Three of the guests were in Herbert and Betty Armstrong's wedding.
By SEAN BARRON
VINDICATOR STAFF WRITER
YOUNGSTOWN -- Renee Wallace is proud to have served for 13 years in the Navy and to be going after her master's degree in applied health at Youngstown State University.
Both decisions were among several she has made over the years that were influenced by her exposure to Dr. Herbert Armstrong.
Wallace, of Warren, was a pupil at the former Monroe Elementary School when Armstrong was principal at the South Side school. She also remembered his style of running the building and relating to the pupils.
"He had a paddle but never had to use it, because the kids loved him," Wallace said fondly. "He ran the school with love and care, and you could always talk to him."
Wallace was one of about 70 people who attended a luncheon Sunday at St. Augustine Episcopal Church on Youngstown's North Side to honor Herbert Armstrong and his wife, Betty, on their 50th wedding anniversary. Among those at the event were family, educators, other church members and friends, three of whom were in the Armstrongs' wedding.
Reflecting on the past
One of those was Attorney William Green Jr., who met Herbert Armstrong 59 years ago, when Armstrong was a pledge to Green's Youngstown College fraternity, Kappa Alpha Psi. Later, Armstrong asked Green to take Betty Armstrong to the fraternity's first sweetheart dance, Green recalled.
Before lunch was served, several people shared recollections of the couple as well as how the Armstrongs have affected their lives and career choices. One guest said Herbert Armstrong's encouragement and example paved the way for him to go into medicine.
Herbert Armstrong was the first black elementary school principal in the Youngstown city schools; Betty Armstrong was the city's first black librarian at the main branch of the Public Library of Youngstown and Mahoning County.
Herbert Armstrong, 86, made $8 a week at his first job in 1934 at the former Youngstown Towel and Linen Supply Co. unloading laundry trucks. He advanced in the company before deciding to attend Youngstown College in 1946, where he received a degree in business administration three years later.
After deciding he wanted to become a teacher, Armstrong enrolled in Youngstown College's school of education and got his bachelor's degree in 1953 in education. His other degrees were a master's in education administration from Westminster College in New Wilmington, Pa., and a doctorate in the same field from the University of Akron.
His first experience was as a sixth- and seventh-grade teacher at the former Thorn Hill Elementary School on Myrtle Avenue on the city's South Side, where he spent six years.
Eventually, Armstrong took an examination to become a principal, and in March 1965 he was hired at the former Covington Elementary School, making him the first black elementary school principal in the city school system.
Armstrong went on to serve in that capacity at Monroe and Hillman elementary schools before retiring from Hillman in 1986.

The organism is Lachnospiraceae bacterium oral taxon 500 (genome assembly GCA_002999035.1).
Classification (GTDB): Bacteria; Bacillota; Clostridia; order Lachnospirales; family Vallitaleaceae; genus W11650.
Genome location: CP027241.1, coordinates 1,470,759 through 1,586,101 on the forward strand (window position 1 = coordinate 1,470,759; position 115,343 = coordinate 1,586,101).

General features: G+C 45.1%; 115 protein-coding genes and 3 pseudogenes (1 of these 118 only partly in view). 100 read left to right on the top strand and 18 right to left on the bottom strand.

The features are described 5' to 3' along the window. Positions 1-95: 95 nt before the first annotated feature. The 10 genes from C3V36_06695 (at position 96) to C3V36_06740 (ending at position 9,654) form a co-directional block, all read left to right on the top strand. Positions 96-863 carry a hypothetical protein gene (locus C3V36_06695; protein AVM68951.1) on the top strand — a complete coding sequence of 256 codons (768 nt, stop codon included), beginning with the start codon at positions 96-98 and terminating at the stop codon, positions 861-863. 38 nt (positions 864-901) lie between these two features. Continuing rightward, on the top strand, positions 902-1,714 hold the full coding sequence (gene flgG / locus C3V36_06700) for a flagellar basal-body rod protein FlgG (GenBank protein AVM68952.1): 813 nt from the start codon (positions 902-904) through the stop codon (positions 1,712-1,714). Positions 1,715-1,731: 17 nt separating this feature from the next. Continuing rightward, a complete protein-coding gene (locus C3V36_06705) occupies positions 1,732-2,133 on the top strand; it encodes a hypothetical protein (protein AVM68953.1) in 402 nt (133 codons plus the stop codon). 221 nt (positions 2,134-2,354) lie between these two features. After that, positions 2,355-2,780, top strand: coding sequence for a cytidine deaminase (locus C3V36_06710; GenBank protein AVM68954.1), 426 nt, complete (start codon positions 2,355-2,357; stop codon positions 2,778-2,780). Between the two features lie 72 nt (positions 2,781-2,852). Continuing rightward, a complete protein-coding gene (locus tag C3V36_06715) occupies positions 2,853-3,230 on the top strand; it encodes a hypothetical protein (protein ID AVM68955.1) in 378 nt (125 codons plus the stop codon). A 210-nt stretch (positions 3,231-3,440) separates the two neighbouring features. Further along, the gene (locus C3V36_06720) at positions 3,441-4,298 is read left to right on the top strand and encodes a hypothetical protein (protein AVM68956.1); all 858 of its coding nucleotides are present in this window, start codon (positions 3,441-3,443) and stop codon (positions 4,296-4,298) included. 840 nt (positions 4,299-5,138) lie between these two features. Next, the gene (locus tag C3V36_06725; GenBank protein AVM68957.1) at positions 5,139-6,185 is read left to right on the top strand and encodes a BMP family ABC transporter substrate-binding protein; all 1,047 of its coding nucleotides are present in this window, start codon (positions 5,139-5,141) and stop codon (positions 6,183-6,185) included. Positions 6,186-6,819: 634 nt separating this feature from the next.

Betty Armstrong met her husband while working part time at Youngstown College's library. She planned to go into teaching, but a friend asked her "to consider library science as a career," she recalled.
About a month after receiving her master's degree at Western Reserve University in Cleveland, Betty Armstrong began her career at the library's main branch on Wick Avenue. Her first job was to assign classification numbers to books, something she disliked because it deprived her of opportunities to work with the public, she remembered.
When another opening became available, Armstrong applied and worked with bookmobiles as a children's librarian. Her duties included storytelling to kids in several area schools before the schools had their own libraries, she said.
Armstrong also was a regional supervisor in charge of the South and Fosterville branches. She served for almost 33 years in the library system before her 1986 retirement.
After retiring, Betty Armstrong has been anything but idle. She remains active with St. Augustine Church as well as her sorority, Delta Sigma Theta, and is a member of The Links Inc.'s Youngstown chapter. Some ways The Links have worked with service organizations have been by giving them money, helping with art shows and providing free violin lessons to underprivileged kids to help them develop an appreciation for classical music, Betty Armstrong explained.
The Rev. Kelly Marshall of St. Augustine Church praised Herbert Armstrong for his continued work serving as a mentor to young men. The Rev. Mr. Marshall, who's also a church rector, said Armstrong is like "a father figure to a lot of young men."
"He's the kind of person you wish you had 15 more of in the city," Mr. Marshall said.
After retiring, the couple traveled extensively. A sample of their destinations were China, Greece, Russia, Italy and all of the Scandinavian countries, Betty Armstrong said.
Herbert Armstrong, who has some health problems, thanked those in attendance and was philosophical about his accomplishments and long-term career.
"I thank my wife for staying with me all these years, and I refuse to be helpless.
"Let the work that I have done speak for me," he said.
Leigh Greene, a cousin of the couple, and Anne Tate, a longtime friend, organized the luncheon.